A medium format camera this piece of German optical engineering gives 8 frames per roll!
I found this little old camera in the trash. How could someone throw it in garbage? Well, it was in the middle of other old things, but it’s calling for help, calling for somebody to rescue it from an awful destiny and feed it again with fresh (or dated) film. That exactly what I did.
This faded beauty is a powerful little and funny shaped piece of Germany optical and mechanical engineering! It´s single element lens was perfect designed to give sharp images from 3m to infinite and they add a little additional lens for closer portraits.
It´s a 120 film camera with a 6×9cm sized frame, that means 8 photos in one roll, but you can imagine a 135 film on it? I can! 9cm wide of sprocket beauty!
Do you prefer 6×6? With a little bit of imagination and some black paper you can mask the camera to square photography (don’t forget to drill a little hole in the back to see the number for 6×6 format in 120 films, and sealed it with some red rosco gels). It´s a little versatile and brave camera that can be modified and used for Lomography and toy camera lovers alike.
With an expanded field of view and its ability to produce high quality images and capture minute detail, medium format photography has become the top choice of many photographers. Lomography is working hard to make sure that it keeps going with the continued production of medium format film and cameras. The current issue of German magazine FOTO HITS focuses on medium format photography. And with this rumble, we want to prove why medium format photography is king. Take your Diana F+, Holga 120, Lubitel 166+ or the new Lomo LC-A 120 and show us your best square shots!
With just a little over a week left before his Kickstarter project ends, the photographer opens up about his upcoming coffee table book that centers on a collection of medium format snapshots of tattooed backs of legs of women captured with Diana cameras.
An Argentinean writer and photographer living in the Pacific Northwest, Lorraine Healy is a long-time fan of plastic cameras and is the author of "Tricks With A Plastic Wonder," a manual for achieving better results with a Holga camera, available in eBook form on Amazon.com. In this article, Healy shares two recent photo outings where she used 35mm and medium format films.
Think the Belair X 6-12 medium-format camera is only limited to snapping square shots? Nope! It also gives you the option to shoot other photo formats, such as 6x12. We compiled some of the most impressive photos in this format for your inspiration!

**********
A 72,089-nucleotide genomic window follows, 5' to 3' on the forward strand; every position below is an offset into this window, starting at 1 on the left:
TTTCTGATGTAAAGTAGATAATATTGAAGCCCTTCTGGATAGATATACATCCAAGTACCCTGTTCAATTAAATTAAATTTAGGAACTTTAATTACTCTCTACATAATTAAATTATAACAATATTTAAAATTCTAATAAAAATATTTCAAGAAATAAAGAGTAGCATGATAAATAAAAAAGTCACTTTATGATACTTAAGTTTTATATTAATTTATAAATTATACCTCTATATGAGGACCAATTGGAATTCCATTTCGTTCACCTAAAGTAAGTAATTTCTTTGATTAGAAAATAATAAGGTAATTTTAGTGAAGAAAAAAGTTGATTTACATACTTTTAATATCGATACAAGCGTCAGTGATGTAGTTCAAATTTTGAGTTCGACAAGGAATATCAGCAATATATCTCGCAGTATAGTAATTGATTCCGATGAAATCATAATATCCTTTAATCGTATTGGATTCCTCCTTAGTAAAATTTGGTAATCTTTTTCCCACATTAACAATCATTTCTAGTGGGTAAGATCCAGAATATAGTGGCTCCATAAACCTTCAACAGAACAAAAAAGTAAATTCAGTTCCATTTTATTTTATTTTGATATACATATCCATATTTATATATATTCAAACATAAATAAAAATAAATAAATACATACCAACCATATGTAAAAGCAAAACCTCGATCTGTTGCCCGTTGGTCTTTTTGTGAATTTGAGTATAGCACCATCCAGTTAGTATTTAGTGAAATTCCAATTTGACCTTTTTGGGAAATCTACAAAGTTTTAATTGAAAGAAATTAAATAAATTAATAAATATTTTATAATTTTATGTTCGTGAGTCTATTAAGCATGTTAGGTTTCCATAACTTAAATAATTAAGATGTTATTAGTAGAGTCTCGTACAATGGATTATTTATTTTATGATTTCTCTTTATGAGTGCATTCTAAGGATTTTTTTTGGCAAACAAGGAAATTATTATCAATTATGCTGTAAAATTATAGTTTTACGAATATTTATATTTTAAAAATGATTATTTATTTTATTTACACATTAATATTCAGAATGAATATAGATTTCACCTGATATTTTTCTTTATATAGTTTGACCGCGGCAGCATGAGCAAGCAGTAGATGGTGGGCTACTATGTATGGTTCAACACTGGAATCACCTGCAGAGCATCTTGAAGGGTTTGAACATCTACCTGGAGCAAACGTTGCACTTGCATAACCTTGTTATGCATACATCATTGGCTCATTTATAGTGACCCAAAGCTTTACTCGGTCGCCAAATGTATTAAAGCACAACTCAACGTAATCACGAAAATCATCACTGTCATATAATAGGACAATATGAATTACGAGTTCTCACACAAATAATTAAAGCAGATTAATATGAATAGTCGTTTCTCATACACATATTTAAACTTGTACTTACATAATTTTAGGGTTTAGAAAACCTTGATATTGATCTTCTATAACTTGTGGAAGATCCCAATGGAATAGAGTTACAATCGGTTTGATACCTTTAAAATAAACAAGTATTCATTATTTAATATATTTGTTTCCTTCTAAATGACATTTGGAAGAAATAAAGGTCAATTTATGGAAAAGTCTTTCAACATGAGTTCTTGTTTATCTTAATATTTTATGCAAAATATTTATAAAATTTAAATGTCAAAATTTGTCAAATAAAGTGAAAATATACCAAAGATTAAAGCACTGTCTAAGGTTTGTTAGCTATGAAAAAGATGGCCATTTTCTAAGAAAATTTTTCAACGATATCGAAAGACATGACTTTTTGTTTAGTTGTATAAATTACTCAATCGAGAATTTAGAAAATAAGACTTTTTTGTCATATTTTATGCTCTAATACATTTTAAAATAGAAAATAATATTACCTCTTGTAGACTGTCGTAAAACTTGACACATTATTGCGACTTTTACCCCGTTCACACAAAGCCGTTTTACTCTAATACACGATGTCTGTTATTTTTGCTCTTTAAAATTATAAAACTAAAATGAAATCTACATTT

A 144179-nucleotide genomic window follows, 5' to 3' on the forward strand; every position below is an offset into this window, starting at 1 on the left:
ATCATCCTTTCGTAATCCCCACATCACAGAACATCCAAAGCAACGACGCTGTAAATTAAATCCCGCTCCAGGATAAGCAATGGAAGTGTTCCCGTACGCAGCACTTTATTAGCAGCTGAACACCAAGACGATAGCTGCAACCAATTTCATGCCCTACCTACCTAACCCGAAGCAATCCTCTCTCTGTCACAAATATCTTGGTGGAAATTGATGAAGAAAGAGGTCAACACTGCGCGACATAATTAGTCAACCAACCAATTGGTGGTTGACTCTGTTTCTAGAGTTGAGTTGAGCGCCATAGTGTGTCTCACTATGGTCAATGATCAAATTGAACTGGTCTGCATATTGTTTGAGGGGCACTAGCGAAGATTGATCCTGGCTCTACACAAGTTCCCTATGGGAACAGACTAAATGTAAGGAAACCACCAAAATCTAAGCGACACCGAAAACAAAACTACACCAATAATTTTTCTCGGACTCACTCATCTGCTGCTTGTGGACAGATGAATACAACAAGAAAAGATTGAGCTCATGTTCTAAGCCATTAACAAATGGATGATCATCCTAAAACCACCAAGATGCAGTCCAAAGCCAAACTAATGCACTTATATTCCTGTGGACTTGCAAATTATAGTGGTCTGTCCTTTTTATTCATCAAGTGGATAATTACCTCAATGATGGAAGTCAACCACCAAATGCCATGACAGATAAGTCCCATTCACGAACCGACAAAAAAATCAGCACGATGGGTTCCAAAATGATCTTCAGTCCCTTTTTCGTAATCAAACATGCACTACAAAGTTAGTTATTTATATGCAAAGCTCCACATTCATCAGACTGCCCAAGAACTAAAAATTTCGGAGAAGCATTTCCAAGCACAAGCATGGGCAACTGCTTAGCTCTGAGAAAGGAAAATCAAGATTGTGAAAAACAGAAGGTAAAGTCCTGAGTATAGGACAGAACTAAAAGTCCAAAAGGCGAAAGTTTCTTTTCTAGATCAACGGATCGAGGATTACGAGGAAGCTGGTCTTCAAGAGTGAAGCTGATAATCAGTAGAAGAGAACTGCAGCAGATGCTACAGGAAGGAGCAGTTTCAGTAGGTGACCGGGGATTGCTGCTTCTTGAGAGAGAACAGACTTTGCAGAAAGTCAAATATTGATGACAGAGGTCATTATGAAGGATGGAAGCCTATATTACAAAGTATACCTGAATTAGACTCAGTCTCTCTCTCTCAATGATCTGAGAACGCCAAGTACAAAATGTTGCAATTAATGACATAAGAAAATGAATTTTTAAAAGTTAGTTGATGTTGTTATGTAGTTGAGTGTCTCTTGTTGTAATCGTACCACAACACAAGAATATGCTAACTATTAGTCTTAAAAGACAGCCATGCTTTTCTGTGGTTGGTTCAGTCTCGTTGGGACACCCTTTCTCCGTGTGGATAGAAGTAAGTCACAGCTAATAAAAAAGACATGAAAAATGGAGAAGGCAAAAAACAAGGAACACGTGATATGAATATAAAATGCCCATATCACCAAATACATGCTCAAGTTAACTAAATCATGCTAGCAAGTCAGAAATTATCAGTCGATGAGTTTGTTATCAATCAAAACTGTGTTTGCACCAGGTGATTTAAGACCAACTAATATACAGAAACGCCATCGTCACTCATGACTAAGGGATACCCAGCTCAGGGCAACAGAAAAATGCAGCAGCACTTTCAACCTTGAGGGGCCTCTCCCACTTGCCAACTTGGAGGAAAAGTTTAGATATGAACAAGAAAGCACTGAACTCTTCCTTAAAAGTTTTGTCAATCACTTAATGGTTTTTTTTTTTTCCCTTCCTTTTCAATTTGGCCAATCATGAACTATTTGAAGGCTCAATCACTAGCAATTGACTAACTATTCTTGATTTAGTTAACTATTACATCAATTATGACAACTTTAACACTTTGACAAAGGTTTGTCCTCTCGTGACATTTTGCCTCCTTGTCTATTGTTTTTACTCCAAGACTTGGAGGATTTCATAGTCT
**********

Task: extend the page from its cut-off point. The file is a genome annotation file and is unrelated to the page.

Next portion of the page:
Having the distinction of being the world's first 6x12 auto-exposure medium format camera, the Belair X 6-12 combines professional grade photography with ease of use. In this week's installment, we list down a few ways you can improve your photography with it.
Though I am not a professional, photography is in my genes. My father was a photographer and technician in the Air Force and accumulated a number of cameras during his life. This is a story about one of those cameras, a Yashica 635 TLR. I brought the camera—after being in storage for about 55 years—back to life with a roll of Portra 160 during the golden hour at Bellevue Botanical Gardens in Washington.
Having a Belair X 6-12 feels like owning more than just one camera. It's a medium-format camera, but paired with its special accessories you can shoot 35mm or instant photos with it, too! The versatility of its 3 photo formats also offers more options to suit your shooting needs. Here, we present to you some of the most gorgeous Belair X 6-12 photos in classic 6x6 format. Enjoy!
There are quite a few perks that come with working for a film photography company, and the best perk of all is testing out the latest cameras. I can remember buying my LC-A back in 2009 and being really inspired to shoot film again. When the LC-A 120 came along, I couldn't wait to try it out around London. Join me as I test out this super medium format beauty.
With exceptional craftsmanship and features, the New Russar+ is indeed a fine piece of photographic gear. It's then only but right to photograph only the best images with this lens. That being said, here are a few tips to help you not only find the appropriate subjects, but also properly frame and capture them.